The Ing. Antonio M. Amor Refinery in Salamanca in the State of Guanajuato, Mexico, is owned by Pemex Refinacion (Pemex). Pemex Refinacion, a subsidiary of Petroleos Mexicanos, Mexico’s national oil company, is the centre of the project. The contract to provide project management services related to the administration, monitoring and coordination of work needed to reconfigure the plant was awarded to Foster Wheeler Corporation.
SALAMANCA REFINERY PROJECT
The overall reconfiguration projects announced by Pemex involve Salamanca as well as four other refineries in Mexico, and are expected by the company to require an investment in the range of $5-$7 billion over the extended course of three to four years. Work at the five refineries is in the bidding stage. Each will be completed by international consortia. The projects are expected to result in increased production, enhanced product quality and additional product slates for the refineries.
The Salamanca revamp is a joint project and includes the modernisation of Pemex’s Tula refinery. Financing was approved in March of 1999 and the investment required for both projects to be undertaken was set in the region of $334.5 million.
The reconfiguration at the Salamanca refinery will include the construction and/or installation of new processing units; the expansion and/or reconfiguration of certain units currently in place; the expansion of auxiliary services associated with the refinery and with the storage, handling and supply facilities; and the overall integration into the refinery of the new plants, the modernized plants and the enhanced auxiliary infrastructure. This work will be performed by the selected engineering, procurement and construction (EPC) consortia. Foster Wheeler will use expertise residing in local Mexican companies to supplement its resources. This is commonly regarded as an important benefit in emerging markets, where the transfer of skills is seen as important to general economic development.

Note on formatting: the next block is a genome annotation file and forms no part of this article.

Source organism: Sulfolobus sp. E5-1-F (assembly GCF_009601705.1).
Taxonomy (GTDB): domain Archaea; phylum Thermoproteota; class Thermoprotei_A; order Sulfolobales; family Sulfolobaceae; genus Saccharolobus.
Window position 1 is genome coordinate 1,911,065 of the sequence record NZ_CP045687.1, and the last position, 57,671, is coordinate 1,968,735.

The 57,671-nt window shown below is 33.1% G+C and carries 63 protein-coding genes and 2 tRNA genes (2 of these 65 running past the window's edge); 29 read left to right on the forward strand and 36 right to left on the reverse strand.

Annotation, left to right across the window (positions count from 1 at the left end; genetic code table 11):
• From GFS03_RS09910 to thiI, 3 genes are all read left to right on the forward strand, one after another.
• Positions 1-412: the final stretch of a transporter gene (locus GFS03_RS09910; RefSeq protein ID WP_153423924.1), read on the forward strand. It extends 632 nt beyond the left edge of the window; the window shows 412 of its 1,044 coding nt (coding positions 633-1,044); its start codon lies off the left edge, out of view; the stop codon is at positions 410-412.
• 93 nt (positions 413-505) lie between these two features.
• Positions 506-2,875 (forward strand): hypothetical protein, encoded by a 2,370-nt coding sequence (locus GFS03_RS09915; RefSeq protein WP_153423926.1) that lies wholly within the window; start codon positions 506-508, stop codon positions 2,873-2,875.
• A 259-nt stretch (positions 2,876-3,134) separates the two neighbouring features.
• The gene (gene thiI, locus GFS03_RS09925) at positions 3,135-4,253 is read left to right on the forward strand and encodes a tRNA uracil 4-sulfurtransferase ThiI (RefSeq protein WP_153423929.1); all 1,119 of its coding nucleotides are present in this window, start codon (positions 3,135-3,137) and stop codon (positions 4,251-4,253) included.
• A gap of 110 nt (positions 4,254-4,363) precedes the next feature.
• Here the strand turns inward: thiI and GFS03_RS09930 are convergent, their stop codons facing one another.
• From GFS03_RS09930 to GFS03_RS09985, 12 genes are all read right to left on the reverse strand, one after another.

Work on the project has begun and is expected to last for 24 months, thus should be completed late in 2001.
Six bids were made for the Salamanca refinery, expected to take 24 months. The revamp of the refinery is aimed at cutting Mexico’s dependence on imported high-octane gasoline by 10,000 (b/d) and at raising production of diesel and aviation fuel. Among the bidders was South Korea’s Samsung, which made the lowest bid.
HYDROCARBONS IN MEXICO
Mexico controls the second largest oil reserves (approximately 40 billion barrels) in the Western Hemisphere, after Venezuela. In the first half of 1997, Mexico was the largest supplier of crude oil to the United States. Mexican oil production in 1997 reached an average of 3.44 million barrels per day (b/d), of which about 3 million b/d was crude oil. Crude oil production has increased by more than five percent over 1997 levels, following a nine percent increase in 1996.
Mexico’s oil industry is the major source (about 40%) of government revenue. Pemex is the world’s sixth largest oil company and the single most important entity in the Mexican economy. Pemex enjoys a monopoly over exploration and production (E&P) of all hydrocarbons, a position guaranteed by Article 27 of Mexico’s Constitution, which reserves ownership of hydrocarbon resources to the state.